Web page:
The beautiful country has a teeming population dominated by youths, Nigeria energy consumption has continued to grow quite fast in recent times.
The country since its independence in 1960 has been plagued with epileptic power supply, this has retarded economic growth and discouraged foreign investments, it has also brought to question the possibility of Electric Vehicles in Nigeria.
Nigeria’s energy consumption is growing high as the population continues to increase, will the energy companies in Nigeria including the Best 14 Solar Companies in Nigeria, live up to the billing in their quest to provide energy? let us have a closer look at Nigeria.
Nigeria, the giant of Africa, is an African country on the Gulf of Guinea, with many natural landmarks, wildlife reserves, and natural resources.
There are beautiful places now being protected by both government and privatte companies, areas such as Cross River National Park and Yankari National Park have waterfalls, dense rainforest, savanna, and rare primate habitats.
One of the most recognizable sites is Zuma Rock, a 725m-tall monolith outside the capital of Abuja that’s pictured on the national currency.(100 Naira note)
A closer look at Nigeria energy consumption
According to worldometer “Nigeria consumed 1,540,259,766,000 BTU (1.54 quadrillion BTU) of energy in 2017. This represents 0.26% of global energy consumption. Nigeria produced 5,952,847,305,000 BTU (5.95 quadrillions BTU) of energy, covering 386% of its annual energy consumption needs”
Nigeria has 12,500 MW of installed generation capacity, being largely dependent on hydropower and fossil (gas) thermal power sources; 12.5% and 87.5% respectively.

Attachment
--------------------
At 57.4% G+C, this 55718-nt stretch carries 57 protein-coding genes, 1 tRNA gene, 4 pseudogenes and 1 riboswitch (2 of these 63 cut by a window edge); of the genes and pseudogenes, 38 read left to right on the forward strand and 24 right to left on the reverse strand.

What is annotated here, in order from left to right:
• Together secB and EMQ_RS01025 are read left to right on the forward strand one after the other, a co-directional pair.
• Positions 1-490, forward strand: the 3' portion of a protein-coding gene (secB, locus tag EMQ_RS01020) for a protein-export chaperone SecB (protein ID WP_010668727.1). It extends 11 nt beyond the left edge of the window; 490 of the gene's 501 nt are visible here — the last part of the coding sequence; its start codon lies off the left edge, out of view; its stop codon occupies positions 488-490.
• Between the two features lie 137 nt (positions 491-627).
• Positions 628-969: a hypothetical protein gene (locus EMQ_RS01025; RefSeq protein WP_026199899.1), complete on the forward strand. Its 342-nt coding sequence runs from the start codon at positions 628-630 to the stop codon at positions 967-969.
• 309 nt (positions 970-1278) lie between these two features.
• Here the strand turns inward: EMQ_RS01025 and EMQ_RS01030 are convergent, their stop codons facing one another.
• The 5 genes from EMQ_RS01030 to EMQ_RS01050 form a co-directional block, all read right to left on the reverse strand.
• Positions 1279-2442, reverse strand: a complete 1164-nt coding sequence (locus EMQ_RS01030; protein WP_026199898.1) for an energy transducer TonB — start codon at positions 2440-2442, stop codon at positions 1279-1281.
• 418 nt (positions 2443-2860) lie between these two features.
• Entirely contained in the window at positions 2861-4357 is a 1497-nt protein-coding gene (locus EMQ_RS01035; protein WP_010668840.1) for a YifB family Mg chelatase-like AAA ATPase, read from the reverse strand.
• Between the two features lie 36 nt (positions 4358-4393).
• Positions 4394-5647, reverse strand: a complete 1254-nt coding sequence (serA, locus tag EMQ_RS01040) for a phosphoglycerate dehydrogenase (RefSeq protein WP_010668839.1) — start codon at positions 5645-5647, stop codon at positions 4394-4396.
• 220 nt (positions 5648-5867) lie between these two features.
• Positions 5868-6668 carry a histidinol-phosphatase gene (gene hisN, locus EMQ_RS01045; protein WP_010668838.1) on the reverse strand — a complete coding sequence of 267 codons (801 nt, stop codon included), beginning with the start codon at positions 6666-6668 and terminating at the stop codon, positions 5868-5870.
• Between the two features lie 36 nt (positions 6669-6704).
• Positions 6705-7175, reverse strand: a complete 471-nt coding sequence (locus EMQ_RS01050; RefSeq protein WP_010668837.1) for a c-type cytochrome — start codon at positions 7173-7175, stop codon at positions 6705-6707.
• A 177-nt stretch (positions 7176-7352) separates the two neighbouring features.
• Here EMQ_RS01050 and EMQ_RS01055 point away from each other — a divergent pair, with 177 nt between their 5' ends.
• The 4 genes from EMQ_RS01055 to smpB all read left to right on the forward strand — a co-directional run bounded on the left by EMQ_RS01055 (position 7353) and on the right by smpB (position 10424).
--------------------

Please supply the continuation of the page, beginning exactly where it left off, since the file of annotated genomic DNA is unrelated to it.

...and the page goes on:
Although it is very vital to note that currently only 3,500 MW to 5,000 MW is now available for onward transmission to the final consumers.
Countries with low energy consumption
- Sierra Leone (14.2% of the population)
- Burkina Faso (13.1% of the population)
- Central African Republic (10.8% of the population)
- Liberia (9.8% of the population)
- Malawi (9.8% of the population)
- Burundi (6.5% of the population)
- Chad (6.4% of the population)
- South Sudan (5.1% of the population)
Nigeria has a 10% conservative conversion efficiency, the available solar energy resource is reported to be about 23 times the Energy Commission of Nigeria’s (ECN) projection of what will be the total final energy demand for the country Nigeria in the year 2030.
The country has not been able to meet demand due to its policies, regulations, and management of operations.
Nigeria’s shortage of reliable power supply is a retarding factor in the country’s economic growth. investors are also pulling away from this developing economy, The country needs to diversify its economy beyond oil and gas revenues because that market is volatile,
it is reported that nearly 45% of the country does not have access to electricity, a lot of Nigeria’s energy supply is sourced from biofuels and waste, more the 60% that has power is suffering from constant outages, even with the privatization of huge part of the Nigerian power sector, the electricity companies are still unable to supply a steady supply of energy.